Occupational Licensing

Two Governors Kick Off 2019 With Big Occupational Licensing Reforms

A new law in Ohio and an executive order in Idaho require state lawmakers to take a more active role in overseeing occupational licensing boards.



Two Republican governors got the new year off to a productive start by striking a small blow against their states' occupational licensing boards.

In Ohio, Gov. John Kasich signed a bill requiring the state legislature to review all licensing boards at least once every six years to ensure there is a continued public need for the licensing rules. The legislature will also be tasked with determining whether one-size-fits-all licenses are "the least restrictive form" of regulation for specific professions. If it determines that the answer is "no," the boards can be shuttered. Finally, the legislature will have to determine if a board's actions have inhibited economic growth, reduced efficiency, or increased the cost of government.

"Occupational licensing should only be a policy of last resort," says Lee McGrath, legislative counsel for the Institute for Justice, a libertarian law firm. A 2018 analysis published by McGrath's group calculates that licensing laws cost Ohio 68,000 jobs and $6 billion in economic activity annually. "This licensing reform has the potential to create more economic opportunity and save Ohioans billions of dollars," McGrath says.

The bill also opens the door for Ohioans with criminal records to obtain licenses in some fields. More than a million residents of the state have a criminal record of some sort, and about 25 percent of all Ohio jobs were off-limits to those individuals solely because of their records, according to a recent report from Policy Matters Ohio, a left-leaning think tank.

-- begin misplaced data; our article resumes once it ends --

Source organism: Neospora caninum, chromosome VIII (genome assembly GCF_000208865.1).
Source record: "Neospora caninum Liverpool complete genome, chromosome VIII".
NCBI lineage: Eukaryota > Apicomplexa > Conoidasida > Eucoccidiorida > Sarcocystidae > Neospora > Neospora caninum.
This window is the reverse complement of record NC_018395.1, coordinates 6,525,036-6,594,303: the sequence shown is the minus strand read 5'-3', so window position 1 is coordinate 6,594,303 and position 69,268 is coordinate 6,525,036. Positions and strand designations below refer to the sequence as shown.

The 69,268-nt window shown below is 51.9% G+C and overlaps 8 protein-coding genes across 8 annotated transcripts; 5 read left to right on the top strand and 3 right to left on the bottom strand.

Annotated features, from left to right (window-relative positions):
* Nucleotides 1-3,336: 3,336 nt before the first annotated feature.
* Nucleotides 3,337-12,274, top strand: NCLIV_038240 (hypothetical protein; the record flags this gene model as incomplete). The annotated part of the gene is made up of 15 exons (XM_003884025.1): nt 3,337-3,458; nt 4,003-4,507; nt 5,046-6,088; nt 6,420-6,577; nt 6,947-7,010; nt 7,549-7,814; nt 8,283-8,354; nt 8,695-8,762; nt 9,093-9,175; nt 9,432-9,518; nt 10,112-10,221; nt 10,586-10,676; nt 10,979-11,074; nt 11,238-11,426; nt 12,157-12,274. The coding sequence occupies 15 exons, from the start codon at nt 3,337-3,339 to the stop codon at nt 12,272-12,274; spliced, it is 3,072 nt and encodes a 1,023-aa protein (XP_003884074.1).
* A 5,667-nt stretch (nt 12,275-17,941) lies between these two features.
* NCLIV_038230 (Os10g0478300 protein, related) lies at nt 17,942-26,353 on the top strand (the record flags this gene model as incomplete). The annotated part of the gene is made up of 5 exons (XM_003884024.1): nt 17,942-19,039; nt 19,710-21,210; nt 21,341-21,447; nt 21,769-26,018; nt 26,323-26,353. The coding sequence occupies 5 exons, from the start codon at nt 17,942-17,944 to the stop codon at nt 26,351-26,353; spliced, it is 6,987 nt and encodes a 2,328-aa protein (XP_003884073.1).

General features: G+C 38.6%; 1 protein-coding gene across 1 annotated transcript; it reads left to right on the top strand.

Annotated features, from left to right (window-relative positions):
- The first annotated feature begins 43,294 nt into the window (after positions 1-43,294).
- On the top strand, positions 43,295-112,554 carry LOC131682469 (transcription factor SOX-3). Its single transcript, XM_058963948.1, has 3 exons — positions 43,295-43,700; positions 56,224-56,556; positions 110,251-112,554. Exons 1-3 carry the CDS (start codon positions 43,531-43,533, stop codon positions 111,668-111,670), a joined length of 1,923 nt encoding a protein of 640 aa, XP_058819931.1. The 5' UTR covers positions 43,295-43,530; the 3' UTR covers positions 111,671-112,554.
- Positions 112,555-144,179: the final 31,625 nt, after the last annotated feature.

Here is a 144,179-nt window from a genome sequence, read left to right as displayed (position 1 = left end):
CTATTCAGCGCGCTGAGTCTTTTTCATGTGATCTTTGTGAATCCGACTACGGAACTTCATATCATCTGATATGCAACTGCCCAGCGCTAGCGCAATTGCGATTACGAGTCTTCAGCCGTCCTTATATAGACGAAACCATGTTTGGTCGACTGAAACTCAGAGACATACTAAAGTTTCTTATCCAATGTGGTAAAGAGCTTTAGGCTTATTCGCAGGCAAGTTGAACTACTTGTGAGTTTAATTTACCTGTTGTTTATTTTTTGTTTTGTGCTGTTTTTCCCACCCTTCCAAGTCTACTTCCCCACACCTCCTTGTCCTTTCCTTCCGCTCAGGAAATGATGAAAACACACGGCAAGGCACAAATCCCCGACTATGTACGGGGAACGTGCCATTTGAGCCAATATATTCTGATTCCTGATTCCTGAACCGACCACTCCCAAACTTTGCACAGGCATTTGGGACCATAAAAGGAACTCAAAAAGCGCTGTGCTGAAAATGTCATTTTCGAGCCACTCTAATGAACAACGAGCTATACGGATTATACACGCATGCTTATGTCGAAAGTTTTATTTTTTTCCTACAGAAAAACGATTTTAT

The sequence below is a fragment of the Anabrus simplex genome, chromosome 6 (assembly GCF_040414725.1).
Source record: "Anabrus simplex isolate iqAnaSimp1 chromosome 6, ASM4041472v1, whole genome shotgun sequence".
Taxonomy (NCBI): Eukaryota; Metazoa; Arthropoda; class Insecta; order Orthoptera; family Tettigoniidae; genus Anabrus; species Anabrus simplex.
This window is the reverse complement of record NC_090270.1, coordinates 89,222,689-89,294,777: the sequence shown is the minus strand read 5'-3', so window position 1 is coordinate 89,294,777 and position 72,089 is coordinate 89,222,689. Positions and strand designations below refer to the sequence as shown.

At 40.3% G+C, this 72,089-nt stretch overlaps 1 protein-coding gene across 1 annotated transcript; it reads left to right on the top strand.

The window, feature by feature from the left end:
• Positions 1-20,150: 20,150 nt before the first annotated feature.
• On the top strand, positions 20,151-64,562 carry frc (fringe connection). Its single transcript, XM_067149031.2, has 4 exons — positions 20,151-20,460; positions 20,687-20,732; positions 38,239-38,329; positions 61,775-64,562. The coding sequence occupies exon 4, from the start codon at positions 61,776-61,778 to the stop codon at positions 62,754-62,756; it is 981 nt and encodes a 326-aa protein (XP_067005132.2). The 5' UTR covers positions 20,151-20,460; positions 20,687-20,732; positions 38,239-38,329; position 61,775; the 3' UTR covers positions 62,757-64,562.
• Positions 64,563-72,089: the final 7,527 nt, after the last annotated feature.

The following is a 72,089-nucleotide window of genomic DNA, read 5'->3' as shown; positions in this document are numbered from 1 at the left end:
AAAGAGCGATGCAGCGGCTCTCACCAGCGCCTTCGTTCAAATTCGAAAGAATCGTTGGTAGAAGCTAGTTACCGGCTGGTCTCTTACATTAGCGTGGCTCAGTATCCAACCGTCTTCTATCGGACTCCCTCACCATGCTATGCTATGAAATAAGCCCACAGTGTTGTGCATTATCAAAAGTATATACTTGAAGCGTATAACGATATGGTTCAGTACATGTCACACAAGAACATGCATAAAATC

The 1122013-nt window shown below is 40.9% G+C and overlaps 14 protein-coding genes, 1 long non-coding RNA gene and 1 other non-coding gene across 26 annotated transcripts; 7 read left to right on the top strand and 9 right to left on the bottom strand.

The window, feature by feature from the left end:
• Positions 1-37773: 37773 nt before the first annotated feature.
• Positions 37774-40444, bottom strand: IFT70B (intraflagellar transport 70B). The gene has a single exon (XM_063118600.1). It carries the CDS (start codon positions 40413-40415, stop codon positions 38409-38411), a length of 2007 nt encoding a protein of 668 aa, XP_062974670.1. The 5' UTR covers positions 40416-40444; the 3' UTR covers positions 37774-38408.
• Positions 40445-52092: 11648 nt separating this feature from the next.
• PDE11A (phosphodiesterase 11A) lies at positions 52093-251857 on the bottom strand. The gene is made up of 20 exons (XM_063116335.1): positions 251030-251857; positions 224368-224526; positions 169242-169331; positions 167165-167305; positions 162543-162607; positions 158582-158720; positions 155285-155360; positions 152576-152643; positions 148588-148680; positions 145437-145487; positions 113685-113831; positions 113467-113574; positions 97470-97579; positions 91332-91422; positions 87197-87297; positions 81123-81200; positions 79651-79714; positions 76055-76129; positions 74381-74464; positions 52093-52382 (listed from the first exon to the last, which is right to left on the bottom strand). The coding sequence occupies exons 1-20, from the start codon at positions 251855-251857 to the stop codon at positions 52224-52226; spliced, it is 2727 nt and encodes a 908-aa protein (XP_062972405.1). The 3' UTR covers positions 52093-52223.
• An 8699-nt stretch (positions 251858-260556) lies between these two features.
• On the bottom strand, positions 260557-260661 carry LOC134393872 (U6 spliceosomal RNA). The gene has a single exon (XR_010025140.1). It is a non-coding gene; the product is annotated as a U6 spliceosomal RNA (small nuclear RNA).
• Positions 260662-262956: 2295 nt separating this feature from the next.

Licensing rules that automatically disqualify individuals with criminal records continue to punish people long after they have paid their debts to society. Under the reforms that Kasich signed this week, individuals with criminal records will be able to ask licensing boards whether their specific criminal records would be grounds for denying a license before they spend time and money (sometimes years and several hundred dollars) trying to meet the qualifications.

It would be better to require licensing boards to publish a specific list of crimes for which a license application could be denied. It makes sense, for example, to prevent someone with a history of crimes against children from getting a license to be a preschool teacher, but not to keep him from being a carpenter. Still, Ohio's new law will likely help some residents of the state navigate the complex licensing process and land a job.

In Idaho, the first executive order issued by newly elected Gov. Brad Little will impose a mandatory periodic review of the state's occupational licensing boards by the state legislature, similar to the reform in Ohio. In his first "state of the state" address, Little promised to put regulatory and licensing reform at the top of his agenda.

The executive order "will deliver more jobs and economic opportunity to Idahoans, particularly our low-income friends and neighbors," says Wayne Hoffman, president of the Idaho Freedom Foundation, a free market think tank.

Idaho and Ohio join three other states—Louisiana, Nebraska, and Oklahoma—that passed similar licensing sunset provisions last year.

It would be better, of course, for states to strike many occupational licensing laws from the books entirely. A promise that the legislature will review those laws and boards every few years is only as good as the people who sit in the legislature—and lawmakers always have more interesting and politically beneficial things to do than check up on how a bunch of bureaucrats are doing.

But the mandatory sunset periods are an undeniable step in the right direction, even if only as a way to curb some of the boards' worst behaviors. It's one thing to pass a rule saying that someone needs 1,000 hours of training before he can safely use a blow dryer on a customer's scalp when you think you are the final authority on the matter. Simply knowing that you'll be subject a periodic review might put the brakes on that sort of thing. And if it doesn't, the periodic reviews give the public (and pro-liberty groups like the Institute for Justice and state-based think tanks) an open door to press for changes or at least to highlight the more problematic laws.

The reforms in Ohio and Idaho are not a guarantee that licensing boards won't continue to abuse their authority. But they tip the scales slightly toward economic freedom.